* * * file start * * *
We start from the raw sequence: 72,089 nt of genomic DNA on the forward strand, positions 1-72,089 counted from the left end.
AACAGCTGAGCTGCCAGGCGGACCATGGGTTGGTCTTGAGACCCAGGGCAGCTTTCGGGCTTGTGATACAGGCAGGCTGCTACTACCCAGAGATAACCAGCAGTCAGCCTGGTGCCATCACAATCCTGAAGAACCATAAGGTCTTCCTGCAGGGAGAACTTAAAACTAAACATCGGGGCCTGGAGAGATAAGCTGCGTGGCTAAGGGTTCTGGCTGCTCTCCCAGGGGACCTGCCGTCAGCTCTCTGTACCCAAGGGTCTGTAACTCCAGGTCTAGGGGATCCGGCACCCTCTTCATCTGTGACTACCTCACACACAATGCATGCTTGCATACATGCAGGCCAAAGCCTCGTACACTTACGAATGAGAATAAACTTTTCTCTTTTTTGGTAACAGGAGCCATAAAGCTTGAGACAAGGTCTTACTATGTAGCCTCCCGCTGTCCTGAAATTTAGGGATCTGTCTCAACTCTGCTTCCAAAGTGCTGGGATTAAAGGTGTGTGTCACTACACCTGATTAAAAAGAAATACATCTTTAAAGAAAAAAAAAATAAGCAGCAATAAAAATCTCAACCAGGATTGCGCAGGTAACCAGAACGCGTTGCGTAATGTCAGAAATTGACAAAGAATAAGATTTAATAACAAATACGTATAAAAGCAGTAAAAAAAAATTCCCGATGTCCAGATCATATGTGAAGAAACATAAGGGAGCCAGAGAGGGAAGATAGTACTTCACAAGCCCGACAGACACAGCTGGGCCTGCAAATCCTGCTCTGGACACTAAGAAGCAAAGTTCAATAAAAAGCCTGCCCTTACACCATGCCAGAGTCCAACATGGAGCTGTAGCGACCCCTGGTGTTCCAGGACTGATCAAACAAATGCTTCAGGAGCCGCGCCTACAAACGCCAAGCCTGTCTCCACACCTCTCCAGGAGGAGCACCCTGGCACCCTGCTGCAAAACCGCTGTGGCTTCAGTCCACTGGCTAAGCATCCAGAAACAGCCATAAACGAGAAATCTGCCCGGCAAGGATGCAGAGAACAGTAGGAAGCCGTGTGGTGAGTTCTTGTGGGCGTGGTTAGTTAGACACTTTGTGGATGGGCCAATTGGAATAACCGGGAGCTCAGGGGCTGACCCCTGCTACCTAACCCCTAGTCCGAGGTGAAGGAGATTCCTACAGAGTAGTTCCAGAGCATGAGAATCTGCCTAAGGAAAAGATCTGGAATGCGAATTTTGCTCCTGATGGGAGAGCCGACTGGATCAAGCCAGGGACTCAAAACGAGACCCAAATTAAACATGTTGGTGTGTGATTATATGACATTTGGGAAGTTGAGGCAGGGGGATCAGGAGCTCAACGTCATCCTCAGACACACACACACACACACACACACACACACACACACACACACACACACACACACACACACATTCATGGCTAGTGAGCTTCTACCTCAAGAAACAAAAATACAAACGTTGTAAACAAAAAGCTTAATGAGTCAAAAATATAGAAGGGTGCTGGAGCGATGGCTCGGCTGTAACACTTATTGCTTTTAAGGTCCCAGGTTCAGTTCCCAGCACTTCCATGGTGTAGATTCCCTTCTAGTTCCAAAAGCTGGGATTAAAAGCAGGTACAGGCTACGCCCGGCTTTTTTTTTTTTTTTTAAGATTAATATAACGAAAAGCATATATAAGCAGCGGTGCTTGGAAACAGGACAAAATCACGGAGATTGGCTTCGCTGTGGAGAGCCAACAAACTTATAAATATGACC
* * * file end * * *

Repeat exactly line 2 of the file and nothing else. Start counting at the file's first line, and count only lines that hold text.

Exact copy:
AACAGCTGAGCTGCCAGGCGGACCATGGGTTGGTCTTGAGACCCAGGGCAGCTTTCGGGCTTGTGATACAGGCAGGCTGCTACTACCCAGAGATAACCAGCAGTCAGCCTGGTGCCATCACAATCCTGAAGAACCATAAGGTCTTCCTGCAGGGAGAACTTAAAACTAAACATCGGGGCCTGGAGAGATAAGCTGCGTGGCTAAGGGTTCTGGCTGCTCTCCCAGGGGACCTGCCGTCAGCTCTCTGTACCCAAGGGTCTGTAACTCCAGGTCTAGGGGATCCGGCACCCTCTTCATCTGTGACTACCTCACACACAATGCATGCTTGCATACATGCAGGCCAAAGCCTCGTACACTTACGAATGAGAATAAACTTTTCTCTTTTTTGGTAACAGGAGCCATAAAGCTTGAGACAAGGTCTTACTATGTAGCCTCCCGCTGTCCTGAAATTTAGGGATCTGTCTCAACTCTGCTTCCAAAGTGCTGGGATTAAAGGTGTGTGTCACTACACCTGATTAAAAAGAAATACATCTTTAAAGAAAAAAAAAATAAGCAGCAATAAAAATCTCAACCAGGATTGCGCAGGTAACCAGAACGCGTTGCGTAATGTCAGAAATTGACAAAGAATAAGATTTAATAACAAATACGTATAAAAGCAGTAAAAAAAAATTCCCGATGTCCAGATCATATGTGAAGAAACATAAGGGAGCCAGAGAGGGAAGATAGTACTTCACAAGCCCGACAGACACAGCTGGGCCTGCAAATCCTGCTCTGGACACTAAGAAGCAAAGTTCAATAAAAAGCCTGCCCTTACACCATGCCAGAGTCCAACATGGAGCTGTAGCGACCCCTGGTGTTCCAGGACTGATCAAACAAATGCTTCAGGAGCCGCGCCTACAAACGCCAAGCCTGTCTCCACACCTCTCCAGGAGGAGCACCCTGGCACCCTGCTGCAAAACCGCTGTGGCTTCAGTCCACTGGCTAAGCATCCAGAAACAGCCATAAACGAGAAATCTGCCCGGCAAGGATGCAGAGAACAGTAGGAAGCCGTGTGGTGAGTTCTTGTGGGCGTGGTTAGTTAGACACTTTGTGGATGGGCCAATTGGAATAACCGGGAGCTCAGGGGCTGACCCCTGCTACCTAACCCCTAGTCCGAGGTGAAGGAGATTCCTACAGAGTAGTTCCAGAGCATGAGAATCTGCCTAAGGAAAAGATCTGGAATGCGAATTTTGCTCCTGATGGGAGAGCCGACTGGATCAAGCCAGGGACTCAAAACGAGACCCAAATTAAACATGTTGGTGTGTGATTATATGACATTTGGGAAGTTGAGGCAGGGGGATCAGGAGCTCAACGTCATCCTCAGACACACACACACACACACACACACACACACACACACACACACACACACACACACACACACATTCATGGCTAGTGAGCTTCTACCTCAAGAAACAAAAATACAAACGTTGTAAACAAAAAGCTTAATGAGTCAAAAATATAGAAGGGTGCTGGAGCGATGGCTCGGCTGTAACACTTATTGCTTTTAAGGTCCCAGGTTCAGTTCCCAGCACTTCCATGGTGTAGATTCCCTTCTAGTTCCAAAAGCTGGGATTAAAAGCAGGTACAGGCTACGCCCGGCTTTTTTTTTTTTTTTTAAGATTAATATAACGAAAAGCATATATAAGCAGCGGTGCTTGGAAACAGGACAAAATCACGGAGATTGGCTTCGCTGTGGAGAGCCAACAAACTTATAAATATGACC